Humanoids and Harleys: Senior Year

Erika Tsutsumi '14

It's been a semester or so since I wrote a blog post- but now I have handy iCals to remind me that blogs exist (thanks admissions!). Anyway, I am now a senior in college. It's only slightly terrifying- but whatever, I deal with it by doing super awesome projects. This year I'm on the Harley-Davidson SCOPE team (I can't tell you anything about the project, but, motorcycles!) I'm also working on a 2.5' tall humanoid robot named Jimmy that was dreamed up by a futurist at Intel.


You can see a news clip about it here:


The out of context background video is actually this semester's Mechanical Design class- and the back of my head has now been on national television! MechDesign is a really awesome class- the theme changes every year or so, and this time, it's the first iteration of Jimmy. Basically, we split into groups and each group designs a joint. The NINJA (that's a course assistant, to the outside world) then gets to put everything together!


There's another design path we're taking for this humanoid robot as well- me and 2 other people are working on a separate version, based on the concept of passive dynamic walking. What that essentially means is that you can build a machine, put it on top of a ramp, and it will walk down unaided. If you design a humanoid robot to do that, then stick a motor in the hip and put it on flat ground, theoretically, it'll walk more or less like a human.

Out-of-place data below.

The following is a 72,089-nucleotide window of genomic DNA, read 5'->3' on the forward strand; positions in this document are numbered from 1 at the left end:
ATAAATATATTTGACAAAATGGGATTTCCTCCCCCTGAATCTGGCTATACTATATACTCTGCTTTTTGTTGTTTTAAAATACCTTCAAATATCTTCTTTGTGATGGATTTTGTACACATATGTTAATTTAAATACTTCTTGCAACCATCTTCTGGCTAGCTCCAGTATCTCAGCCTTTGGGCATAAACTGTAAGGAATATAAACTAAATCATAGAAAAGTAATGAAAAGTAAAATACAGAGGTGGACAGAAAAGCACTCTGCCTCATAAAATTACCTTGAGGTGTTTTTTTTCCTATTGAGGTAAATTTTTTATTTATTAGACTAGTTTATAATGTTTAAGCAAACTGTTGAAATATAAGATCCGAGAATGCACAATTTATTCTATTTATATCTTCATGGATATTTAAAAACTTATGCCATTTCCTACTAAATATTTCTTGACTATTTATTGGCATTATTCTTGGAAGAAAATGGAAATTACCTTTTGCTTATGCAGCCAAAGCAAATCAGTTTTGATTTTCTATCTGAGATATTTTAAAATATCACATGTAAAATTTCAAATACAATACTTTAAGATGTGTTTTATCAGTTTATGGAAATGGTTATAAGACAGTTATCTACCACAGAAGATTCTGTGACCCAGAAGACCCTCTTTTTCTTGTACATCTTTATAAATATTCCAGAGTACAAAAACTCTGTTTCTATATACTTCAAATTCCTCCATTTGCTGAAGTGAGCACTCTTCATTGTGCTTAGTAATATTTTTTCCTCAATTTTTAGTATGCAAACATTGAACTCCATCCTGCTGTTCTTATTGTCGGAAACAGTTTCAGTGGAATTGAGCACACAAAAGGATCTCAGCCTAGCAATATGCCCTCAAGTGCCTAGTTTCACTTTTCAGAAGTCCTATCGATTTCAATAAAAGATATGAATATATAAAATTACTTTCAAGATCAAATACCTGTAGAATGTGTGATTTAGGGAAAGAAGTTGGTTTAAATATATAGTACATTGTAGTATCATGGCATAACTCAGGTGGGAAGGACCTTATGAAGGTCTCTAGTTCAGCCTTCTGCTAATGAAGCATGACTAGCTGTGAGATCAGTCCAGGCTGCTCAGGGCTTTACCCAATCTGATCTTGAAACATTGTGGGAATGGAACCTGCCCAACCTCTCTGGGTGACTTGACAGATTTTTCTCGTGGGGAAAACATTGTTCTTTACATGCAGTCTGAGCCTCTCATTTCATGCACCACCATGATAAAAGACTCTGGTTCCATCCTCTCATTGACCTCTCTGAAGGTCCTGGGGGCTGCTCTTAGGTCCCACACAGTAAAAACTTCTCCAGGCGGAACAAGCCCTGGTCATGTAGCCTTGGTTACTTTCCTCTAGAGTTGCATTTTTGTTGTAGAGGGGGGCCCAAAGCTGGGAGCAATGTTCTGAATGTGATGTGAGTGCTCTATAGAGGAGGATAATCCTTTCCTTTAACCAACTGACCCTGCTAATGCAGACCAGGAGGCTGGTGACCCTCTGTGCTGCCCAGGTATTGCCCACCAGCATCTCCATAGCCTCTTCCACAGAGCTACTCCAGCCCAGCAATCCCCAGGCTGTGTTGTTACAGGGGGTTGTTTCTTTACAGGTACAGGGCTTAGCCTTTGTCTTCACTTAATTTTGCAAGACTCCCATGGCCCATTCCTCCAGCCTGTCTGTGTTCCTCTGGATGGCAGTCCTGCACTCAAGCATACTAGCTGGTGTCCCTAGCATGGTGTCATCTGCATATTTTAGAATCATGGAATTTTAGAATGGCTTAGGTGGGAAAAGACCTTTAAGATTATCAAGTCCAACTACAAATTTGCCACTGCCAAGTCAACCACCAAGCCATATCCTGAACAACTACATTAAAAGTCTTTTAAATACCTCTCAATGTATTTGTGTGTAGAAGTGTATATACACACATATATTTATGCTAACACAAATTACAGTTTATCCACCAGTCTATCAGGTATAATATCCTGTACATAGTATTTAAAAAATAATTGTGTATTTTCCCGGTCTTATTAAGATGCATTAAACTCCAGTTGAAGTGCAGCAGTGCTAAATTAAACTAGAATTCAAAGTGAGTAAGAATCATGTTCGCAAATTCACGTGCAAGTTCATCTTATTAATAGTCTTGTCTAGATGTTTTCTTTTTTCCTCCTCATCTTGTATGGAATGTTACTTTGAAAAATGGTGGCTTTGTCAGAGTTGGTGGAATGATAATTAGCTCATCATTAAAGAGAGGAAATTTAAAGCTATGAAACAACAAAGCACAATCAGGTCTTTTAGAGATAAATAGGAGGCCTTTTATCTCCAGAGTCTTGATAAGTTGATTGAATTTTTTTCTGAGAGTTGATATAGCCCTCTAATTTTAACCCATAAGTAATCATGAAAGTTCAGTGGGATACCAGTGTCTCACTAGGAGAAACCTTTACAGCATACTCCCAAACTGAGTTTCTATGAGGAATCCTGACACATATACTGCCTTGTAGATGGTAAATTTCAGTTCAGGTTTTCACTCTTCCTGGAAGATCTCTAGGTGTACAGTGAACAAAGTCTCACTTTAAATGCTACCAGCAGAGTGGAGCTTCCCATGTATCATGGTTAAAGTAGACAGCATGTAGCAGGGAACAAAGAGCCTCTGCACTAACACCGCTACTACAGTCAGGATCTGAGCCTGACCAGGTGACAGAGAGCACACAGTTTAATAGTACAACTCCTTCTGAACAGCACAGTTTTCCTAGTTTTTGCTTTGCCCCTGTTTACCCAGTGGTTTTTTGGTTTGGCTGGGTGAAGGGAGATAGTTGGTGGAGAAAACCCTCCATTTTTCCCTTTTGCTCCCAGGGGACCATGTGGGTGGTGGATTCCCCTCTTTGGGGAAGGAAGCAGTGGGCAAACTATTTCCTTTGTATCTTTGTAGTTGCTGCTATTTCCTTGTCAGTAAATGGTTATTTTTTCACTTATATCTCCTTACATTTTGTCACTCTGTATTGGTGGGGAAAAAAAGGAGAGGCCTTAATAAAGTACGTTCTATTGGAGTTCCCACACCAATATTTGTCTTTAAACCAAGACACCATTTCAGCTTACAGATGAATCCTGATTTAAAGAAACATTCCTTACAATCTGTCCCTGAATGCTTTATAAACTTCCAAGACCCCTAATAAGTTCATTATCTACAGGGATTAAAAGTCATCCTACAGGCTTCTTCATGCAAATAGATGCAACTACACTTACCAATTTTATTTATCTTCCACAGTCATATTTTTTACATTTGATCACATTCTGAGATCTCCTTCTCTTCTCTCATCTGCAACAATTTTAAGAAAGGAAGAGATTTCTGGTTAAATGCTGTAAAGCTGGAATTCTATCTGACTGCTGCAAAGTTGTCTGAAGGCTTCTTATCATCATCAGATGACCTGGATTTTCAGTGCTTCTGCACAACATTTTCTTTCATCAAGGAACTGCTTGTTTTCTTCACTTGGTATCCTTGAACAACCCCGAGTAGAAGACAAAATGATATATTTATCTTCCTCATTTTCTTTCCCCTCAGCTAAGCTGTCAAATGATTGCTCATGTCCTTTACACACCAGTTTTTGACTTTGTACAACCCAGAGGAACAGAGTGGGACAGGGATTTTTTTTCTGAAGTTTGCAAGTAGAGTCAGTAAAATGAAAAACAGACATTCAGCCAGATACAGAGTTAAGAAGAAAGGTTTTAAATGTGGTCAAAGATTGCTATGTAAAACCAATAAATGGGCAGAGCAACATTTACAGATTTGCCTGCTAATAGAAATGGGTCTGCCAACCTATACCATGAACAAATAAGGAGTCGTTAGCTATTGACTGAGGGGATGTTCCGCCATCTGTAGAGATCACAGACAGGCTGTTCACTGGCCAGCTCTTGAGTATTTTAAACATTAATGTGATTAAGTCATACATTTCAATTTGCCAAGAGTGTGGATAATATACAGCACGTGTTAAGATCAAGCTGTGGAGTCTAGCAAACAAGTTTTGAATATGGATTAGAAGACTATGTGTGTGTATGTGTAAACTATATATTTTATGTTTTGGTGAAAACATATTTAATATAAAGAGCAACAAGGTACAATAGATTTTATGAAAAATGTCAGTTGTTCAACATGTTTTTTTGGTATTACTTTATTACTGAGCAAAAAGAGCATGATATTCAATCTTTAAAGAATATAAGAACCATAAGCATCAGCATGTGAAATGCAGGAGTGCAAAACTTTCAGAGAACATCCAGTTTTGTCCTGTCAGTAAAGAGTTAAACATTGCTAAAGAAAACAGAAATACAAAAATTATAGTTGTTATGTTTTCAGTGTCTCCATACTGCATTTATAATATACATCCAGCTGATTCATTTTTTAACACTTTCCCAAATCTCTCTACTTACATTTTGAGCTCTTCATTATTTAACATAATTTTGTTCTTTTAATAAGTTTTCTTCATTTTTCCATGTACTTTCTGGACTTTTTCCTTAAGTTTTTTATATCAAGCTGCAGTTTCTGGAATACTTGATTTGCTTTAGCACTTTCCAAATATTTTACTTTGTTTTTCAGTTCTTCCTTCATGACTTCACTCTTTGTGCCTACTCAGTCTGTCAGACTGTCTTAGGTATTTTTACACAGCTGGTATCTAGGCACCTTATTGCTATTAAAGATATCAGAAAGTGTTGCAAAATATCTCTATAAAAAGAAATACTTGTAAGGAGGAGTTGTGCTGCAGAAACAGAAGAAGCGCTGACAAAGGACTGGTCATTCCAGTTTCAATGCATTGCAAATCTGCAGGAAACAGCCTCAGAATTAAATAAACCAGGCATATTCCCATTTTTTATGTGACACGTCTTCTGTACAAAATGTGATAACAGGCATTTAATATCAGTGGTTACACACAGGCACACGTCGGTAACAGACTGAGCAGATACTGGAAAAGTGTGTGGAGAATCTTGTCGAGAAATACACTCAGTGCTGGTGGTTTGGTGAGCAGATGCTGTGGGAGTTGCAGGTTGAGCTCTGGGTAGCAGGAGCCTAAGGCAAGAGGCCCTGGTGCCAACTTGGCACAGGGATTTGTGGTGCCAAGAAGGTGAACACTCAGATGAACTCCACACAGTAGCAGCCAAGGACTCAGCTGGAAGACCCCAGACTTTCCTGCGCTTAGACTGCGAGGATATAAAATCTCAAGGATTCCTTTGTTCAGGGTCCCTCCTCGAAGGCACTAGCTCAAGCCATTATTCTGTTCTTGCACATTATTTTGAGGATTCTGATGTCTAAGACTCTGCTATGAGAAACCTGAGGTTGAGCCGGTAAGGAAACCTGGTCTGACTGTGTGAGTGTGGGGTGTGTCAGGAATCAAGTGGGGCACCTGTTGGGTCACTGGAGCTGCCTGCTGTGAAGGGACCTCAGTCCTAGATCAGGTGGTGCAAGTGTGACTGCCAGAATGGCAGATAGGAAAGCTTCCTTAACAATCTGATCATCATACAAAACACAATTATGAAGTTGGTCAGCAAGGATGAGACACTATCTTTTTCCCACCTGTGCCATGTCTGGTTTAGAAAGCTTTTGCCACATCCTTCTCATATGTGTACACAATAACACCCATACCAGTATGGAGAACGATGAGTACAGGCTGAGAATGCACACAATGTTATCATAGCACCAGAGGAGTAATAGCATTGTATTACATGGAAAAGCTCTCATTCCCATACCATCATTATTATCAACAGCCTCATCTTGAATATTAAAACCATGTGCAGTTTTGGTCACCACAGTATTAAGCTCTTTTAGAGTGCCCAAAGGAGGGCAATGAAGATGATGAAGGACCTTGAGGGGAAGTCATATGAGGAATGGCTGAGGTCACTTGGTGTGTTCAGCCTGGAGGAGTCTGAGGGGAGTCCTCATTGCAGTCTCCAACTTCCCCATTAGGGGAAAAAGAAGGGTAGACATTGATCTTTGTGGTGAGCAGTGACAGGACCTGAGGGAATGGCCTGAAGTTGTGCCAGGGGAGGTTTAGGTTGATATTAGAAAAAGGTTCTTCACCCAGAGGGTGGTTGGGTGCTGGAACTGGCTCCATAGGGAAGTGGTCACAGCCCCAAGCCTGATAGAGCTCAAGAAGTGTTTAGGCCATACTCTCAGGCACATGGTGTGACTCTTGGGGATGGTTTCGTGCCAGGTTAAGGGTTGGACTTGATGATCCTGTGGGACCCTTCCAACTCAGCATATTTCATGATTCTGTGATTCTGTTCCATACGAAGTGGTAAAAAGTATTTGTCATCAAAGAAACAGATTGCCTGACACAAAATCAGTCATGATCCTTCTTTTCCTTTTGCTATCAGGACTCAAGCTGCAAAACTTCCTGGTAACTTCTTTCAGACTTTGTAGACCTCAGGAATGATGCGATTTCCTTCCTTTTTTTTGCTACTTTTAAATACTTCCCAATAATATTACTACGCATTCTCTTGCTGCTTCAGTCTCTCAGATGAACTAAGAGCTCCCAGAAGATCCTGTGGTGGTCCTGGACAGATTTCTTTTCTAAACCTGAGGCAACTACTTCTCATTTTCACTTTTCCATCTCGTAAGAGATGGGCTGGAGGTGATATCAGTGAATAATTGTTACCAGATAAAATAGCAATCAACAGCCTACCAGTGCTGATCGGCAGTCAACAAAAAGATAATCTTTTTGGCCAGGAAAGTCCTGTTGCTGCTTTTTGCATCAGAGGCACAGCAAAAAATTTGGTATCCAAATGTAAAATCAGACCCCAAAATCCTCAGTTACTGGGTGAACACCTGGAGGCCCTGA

We're doing a lot of simulation work at the moment- basically, I spend lots of time yelling encouragement at my computer and hoping my display drivers don't crash again. (yay senior laptops!) We'll be working on this for the year, and then 2 of us will graduate- but the project will continue, and future generations of Oliners will make it even better (and half a foot taller, and several thousand dollars cheaper, and it'll be able to fly. I'm only exaggerating a bit.)


Also worth mentioning- the student-run Fall Startup Career Fair was last week! We had more than 30 companies, which was quite a turnout. In attendance were companies that former Olin students had started, and hardware and software startups of all kinds, including the awesome medical device startup I've been working for since May, Lantos Technology.


In the 4 years I've been here, the startup career fair has morphed from a small event with ~10 software companies, to an event as large as the general career fair (where companies like Microsoft, Google, and Facebook send the Olin alums back to campus to hang out, hand out swag, and talk to people.) It's been great to be involved in the organization of the event and to see it grow so much. 

Posted in: Class of 2014